The Canadian public health care sector is freely accessible to all citizens, and although access to health care facilities and services can be limited in some remote, rural parts of the country, most Canadians are able to access general care on a regular, or as-needed basis. However, is access to health care services alone sufficient for delivering better patient outcomes?
Access alone isn’t enough—change the wording
After persistently high rates of maternal mortality, India initiative a cash-transfer program in 2005 where women were paid to deliver their babies in health care institutions, in hopes that this would alleviate the problem. Unfortunately, despite increased rates of institutionalized births, the program did not have a detectable effect on maternal mortality rates.
This scenario sheds light on the fact that access alone is insufficient in ensuring improved patient outcomes. Instead, focusing efforts on improving the quality of care given to patients makes more of a lasting and substantial impact towards positive health outcomes.
What is quality care?
According to the Institute of Medicine, high-quality patient care is described as having six key features:
The first three descriptors stand as the top contributors to care quality, as they most directly affect patient outcomes. A study by the World Health Organization (WHO) found that approximately 43 million injuries reported annually can be attributed to an in-hospital acquired adverse event (AE). Safety is the pre-eminent measure of care quality. Additionally, though the mission of clinicians is to “do no harm”, not all treatments are created equal. Ensuring that the care a patient receives is actually effective in improving their health outcomes is absolutely critical when asserting the quality of care you deliver, and must be based on the latest clinical evidence. Lastly, high quality care must be patient-centered. Patients aren’t likely to return to particular clinicians if they don’t receive treatment and care that upholds their dignity, and encourages they autonomy and active participation in their own health.
Performance Measurement to improve quality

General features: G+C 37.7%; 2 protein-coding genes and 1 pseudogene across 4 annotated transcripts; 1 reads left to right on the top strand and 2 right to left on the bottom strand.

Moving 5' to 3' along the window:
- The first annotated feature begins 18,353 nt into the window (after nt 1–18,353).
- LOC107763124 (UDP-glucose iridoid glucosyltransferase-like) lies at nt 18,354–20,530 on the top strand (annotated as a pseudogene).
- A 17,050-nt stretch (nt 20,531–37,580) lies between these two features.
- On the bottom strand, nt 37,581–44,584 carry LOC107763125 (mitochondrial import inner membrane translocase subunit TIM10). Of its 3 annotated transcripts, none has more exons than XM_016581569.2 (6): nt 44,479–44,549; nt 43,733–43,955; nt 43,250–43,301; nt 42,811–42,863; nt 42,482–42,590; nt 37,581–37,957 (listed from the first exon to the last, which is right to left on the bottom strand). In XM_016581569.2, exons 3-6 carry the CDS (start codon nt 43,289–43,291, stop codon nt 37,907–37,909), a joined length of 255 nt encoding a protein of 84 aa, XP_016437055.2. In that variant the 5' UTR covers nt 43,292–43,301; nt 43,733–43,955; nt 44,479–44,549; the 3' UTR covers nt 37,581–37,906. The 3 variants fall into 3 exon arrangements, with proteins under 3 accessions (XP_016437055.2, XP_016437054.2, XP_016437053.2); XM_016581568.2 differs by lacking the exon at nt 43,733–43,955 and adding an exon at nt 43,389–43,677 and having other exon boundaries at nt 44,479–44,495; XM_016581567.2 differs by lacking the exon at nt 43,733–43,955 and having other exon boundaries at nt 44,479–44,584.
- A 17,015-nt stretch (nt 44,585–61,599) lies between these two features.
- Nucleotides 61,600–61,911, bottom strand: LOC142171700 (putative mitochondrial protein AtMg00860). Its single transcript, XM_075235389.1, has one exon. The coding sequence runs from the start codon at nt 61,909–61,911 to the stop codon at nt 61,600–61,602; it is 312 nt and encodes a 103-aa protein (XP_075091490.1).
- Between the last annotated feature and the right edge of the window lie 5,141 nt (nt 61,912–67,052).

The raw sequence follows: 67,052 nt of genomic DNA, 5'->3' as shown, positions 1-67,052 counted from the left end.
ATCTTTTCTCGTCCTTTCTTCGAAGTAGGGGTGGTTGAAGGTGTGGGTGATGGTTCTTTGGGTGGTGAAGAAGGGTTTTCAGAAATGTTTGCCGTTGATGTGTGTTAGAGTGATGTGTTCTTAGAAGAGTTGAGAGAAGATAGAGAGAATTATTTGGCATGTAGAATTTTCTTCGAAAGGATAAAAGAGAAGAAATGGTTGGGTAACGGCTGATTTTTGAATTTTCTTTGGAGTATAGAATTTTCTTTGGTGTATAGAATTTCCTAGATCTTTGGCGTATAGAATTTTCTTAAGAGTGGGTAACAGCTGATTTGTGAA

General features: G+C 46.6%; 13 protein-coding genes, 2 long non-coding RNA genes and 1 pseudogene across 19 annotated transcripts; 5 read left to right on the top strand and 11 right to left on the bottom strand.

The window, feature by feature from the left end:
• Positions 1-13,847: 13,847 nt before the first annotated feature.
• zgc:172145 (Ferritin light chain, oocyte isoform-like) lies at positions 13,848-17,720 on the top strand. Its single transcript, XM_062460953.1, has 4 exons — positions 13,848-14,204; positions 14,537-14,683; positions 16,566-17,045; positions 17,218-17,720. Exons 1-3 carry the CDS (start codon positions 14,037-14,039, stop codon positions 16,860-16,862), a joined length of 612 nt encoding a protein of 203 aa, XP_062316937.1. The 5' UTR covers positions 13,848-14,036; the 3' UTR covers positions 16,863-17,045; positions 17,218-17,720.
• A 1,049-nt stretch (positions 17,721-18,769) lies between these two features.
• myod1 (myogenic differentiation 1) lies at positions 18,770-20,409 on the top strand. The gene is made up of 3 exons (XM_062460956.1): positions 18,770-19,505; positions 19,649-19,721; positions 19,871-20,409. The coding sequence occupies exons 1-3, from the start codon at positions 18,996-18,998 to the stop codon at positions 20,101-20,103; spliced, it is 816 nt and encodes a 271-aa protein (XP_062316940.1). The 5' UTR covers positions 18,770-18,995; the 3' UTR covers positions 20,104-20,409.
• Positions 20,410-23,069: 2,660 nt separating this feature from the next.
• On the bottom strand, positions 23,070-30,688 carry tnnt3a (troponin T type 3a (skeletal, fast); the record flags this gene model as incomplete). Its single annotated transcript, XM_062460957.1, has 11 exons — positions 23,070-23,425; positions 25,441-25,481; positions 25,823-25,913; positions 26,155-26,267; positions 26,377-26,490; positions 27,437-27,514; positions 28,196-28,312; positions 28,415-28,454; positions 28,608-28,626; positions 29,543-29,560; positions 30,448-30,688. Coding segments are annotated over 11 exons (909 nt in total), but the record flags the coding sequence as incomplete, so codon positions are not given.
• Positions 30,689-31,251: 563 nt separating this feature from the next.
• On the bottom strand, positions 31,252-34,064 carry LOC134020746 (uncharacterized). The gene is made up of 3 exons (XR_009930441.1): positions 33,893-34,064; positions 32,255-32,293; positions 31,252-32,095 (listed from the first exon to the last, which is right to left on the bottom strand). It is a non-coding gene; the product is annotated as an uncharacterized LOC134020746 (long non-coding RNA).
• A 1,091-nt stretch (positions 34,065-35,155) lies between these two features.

Quality improvement initiatives must begin with robust and meticulous data collection. Firstly, to obtain an accurate understanding of an institution current metrics and outcomes. Using comprehensive, technological tools that measure and track ordering behaviours, patient outcomes, test results, and gather other clinical information, clinicians and hospital administration capture the data they need, distribute it as necessary, and subsequently use that data to inform policy and operational changes. Solutions that display clinician activity across an institution and regional health network create an environment of accountability and evidence with which to design and implement quality improvement initiatives that benefit clinicians, allied health care professionals, as well as patients. The purpose of these tools should be to improve clinical workflow efficiencies for care providers, and also to enhance the quality of patient care according to the six features determined by the Institute of Medicine.
Improving patient outcomes is about more than just access to care, but ensuring that the care that is giving is of the highest quality. Improving quality of care, then, should be the highest priority for health care officials and providers, and begins with transparent and comprehensive data capture, tracking, and reporting.
- Randive, B, Diwan V, De Costa A. India’s conditional cash transfer programme (the JSY) to promote institutional birth: is there an association between institutional birth proportion and maternal mortality? PLoS One 2013;8:e67452
- Jamison DT, Summers LH, Alleyne G. et al. Global health 2035: a world converging within a generation. Lancet 2013;382:1898-1955